In the book Why Don’t Students Like School?, Professor Daniel Willingham writes that “people are naturally curious, but we are not naturally good thinkers; unless the cognitive conditions are right, we will avoid thinking”.
Given that he also reminds us that “memory is the residue of thought”, this poses something of a challenge for teachers: if we want pupils to remember what they have been taught, they need to think about it. But people avoid thinking.
What is a teacher to do?
- Quick read: Professor Willingham is an expert on how to teach reading. Read an interview with him here
The distractions of novelty
Well, we can start by not making it easy for our classes to avoid thinking by throwing endless distractions in their way.
We might have interesting displays at the front of the class that catch the eye, we may allow pupils to chat about their day as they work or we could often be less than strict about a no mobile phone policy – all of these things encourage pupils to avoid the hard business of thinking about their work in favour of anything else. Our minds seek distractions and sometimes we teachers provide them.
But I would argue that a far greater problem arises when the task itself distracts from the learning.
This often happens for well-meaning reasons: we want to help make the lesson memorable. Most of my class remember a lesson from several years ago when I asked them to make a model shanty town out of cardboard boxes. Every so often, as they were building their model house, I would announce the kind of problem that might affect someone living in informal settlements and come and remove some material or flood their model with water.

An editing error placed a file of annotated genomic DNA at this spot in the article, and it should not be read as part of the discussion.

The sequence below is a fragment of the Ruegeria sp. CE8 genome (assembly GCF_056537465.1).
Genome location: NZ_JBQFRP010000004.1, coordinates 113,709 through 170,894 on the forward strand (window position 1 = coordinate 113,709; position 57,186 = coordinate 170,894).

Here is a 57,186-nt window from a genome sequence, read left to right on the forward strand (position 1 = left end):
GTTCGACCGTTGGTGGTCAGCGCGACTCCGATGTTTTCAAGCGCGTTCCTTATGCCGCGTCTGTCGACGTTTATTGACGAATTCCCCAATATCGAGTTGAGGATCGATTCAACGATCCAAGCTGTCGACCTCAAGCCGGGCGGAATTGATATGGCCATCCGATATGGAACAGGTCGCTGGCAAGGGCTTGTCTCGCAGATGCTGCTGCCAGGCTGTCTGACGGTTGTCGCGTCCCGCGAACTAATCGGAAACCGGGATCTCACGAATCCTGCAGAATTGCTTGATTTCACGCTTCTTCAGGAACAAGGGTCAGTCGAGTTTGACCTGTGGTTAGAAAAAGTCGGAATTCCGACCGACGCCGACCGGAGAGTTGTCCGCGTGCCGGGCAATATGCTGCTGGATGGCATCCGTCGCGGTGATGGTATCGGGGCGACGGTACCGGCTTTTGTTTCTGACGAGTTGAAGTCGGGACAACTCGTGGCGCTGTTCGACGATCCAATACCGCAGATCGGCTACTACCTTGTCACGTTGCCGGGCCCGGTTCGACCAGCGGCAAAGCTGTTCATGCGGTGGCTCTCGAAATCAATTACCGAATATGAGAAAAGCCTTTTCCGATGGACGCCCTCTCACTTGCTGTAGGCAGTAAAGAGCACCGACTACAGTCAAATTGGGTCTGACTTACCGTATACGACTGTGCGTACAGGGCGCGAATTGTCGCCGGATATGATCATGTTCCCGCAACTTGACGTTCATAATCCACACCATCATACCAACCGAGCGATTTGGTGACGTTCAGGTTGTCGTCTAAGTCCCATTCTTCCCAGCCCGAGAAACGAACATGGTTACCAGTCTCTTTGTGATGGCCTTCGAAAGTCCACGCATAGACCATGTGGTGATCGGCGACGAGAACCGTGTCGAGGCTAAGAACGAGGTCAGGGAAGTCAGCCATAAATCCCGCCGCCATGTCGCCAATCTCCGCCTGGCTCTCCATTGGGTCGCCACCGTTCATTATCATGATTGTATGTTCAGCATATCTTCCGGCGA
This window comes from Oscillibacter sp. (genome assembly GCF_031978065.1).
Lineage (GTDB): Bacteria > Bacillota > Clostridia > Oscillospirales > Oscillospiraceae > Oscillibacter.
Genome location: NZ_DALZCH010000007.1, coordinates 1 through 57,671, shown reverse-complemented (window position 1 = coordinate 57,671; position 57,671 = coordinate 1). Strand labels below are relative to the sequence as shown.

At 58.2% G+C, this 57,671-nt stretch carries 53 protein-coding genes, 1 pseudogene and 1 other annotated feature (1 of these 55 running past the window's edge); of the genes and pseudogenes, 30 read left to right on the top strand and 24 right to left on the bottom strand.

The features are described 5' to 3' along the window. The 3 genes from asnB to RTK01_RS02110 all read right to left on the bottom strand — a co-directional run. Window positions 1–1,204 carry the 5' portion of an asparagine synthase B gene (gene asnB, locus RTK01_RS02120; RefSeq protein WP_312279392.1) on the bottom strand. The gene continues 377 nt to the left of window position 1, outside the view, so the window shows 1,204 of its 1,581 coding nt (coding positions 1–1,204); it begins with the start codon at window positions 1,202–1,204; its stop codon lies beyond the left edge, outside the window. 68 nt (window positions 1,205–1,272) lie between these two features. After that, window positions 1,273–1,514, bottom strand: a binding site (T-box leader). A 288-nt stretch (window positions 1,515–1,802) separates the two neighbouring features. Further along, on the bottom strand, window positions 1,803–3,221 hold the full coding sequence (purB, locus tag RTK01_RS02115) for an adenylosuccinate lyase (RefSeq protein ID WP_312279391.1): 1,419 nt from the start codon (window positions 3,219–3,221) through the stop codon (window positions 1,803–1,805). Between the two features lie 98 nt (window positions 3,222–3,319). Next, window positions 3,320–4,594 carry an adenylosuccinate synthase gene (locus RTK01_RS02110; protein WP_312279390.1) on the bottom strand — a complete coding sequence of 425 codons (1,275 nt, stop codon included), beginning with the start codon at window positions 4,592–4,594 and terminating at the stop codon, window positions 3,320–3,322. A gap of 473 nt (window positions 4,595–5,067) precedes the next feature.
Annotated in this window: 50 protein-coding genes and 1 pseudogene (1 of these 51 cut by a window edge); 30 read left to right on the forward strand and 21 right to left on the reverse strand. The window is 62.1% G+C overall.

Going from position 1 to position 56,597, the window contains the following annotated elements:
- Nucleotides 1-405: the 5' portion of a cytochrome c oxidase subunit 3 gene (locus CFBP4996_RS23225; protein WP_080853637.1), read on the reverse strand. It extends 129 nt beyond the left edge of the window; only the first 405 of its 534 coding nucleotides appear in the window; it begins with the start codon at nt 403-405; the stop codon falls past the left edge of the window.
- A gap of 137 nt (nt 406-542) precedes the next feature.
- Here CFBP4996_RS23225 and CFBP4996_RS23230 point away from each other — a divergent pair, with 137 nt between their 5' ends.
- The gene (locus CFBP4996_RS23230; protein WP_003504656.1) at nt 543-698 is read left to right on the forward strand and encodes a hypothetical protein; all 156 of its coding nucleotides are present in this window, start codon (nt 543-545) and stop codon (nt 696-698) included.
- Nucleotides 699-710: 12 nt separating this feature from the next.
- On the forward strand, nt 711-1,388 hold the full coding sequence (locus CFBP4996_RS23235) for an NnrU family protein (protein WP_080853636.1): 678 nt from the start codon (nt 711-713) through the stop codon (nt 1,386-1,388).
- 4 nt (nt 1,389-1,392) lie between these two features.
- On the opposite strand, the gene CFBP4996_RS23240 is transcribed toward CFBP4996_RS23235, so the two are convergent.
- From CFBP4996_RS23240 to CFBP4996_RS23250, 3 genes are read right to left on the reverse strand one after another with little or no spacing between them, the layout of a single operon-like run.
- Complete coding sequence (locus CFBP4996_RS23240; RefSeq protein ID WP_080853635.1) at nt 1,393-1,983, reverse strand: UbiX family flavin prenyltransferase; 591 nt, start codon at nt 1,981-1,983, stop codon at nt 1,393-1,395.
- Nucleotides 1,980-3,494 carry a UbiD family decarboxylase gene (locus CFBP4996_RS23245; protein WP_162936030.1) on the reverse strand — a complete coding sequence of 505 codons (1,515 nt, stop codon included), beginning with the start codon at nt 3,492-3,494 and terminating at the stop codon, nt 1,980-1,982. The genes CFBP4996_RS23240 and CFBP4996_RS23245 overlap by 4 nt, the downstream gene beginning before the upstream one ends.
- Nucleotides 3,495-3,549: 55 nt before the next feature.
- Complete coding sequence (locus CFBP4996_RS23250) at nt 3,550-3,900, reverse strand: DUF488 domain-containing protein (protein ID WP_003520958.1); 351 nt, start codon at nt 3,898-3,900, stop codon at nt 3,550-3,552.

The lesson was certainly memorable but the very next week they couldn't tell me about life in shanty towns or the problems faced by people there.
The loved the lesson, but this didn’t mean the subject of the lesson had been remembered
- Quick listen: Want to know more about memory? Professors Robert and Elizabeth Bjork are world experts and spoke to the Tes Podagogy podcast
These types of lesson are all too common. They are rolled out for observations as they tick any number of boxes for pupil engagement and provide very visible signs of pupils doing things that it is (wrongly) assumed lead to learning.
One reason for this assumption is that it has been argued that we are better at recalling the source of memories linked to events (episodic memories) than we are the source of memories linked to more abstract ideas (semantic memories).
This can lead to us, falsely, believing that we need to create memorable lessons as these are the ones we remember from our own school days. They feel more effective. But they are not.
Luckily, Willingham’s quote above not only highlights the problem but also provides the solution as well.
Firstly, there is the caveat: “unless the cognitive conditions are right…”. We can get these cognitive conditions right by embracing routine.
Some experienced teachers worry that their lessons are all getting stuck in a rut. Pupils come in, do the same kind of work, and then leave.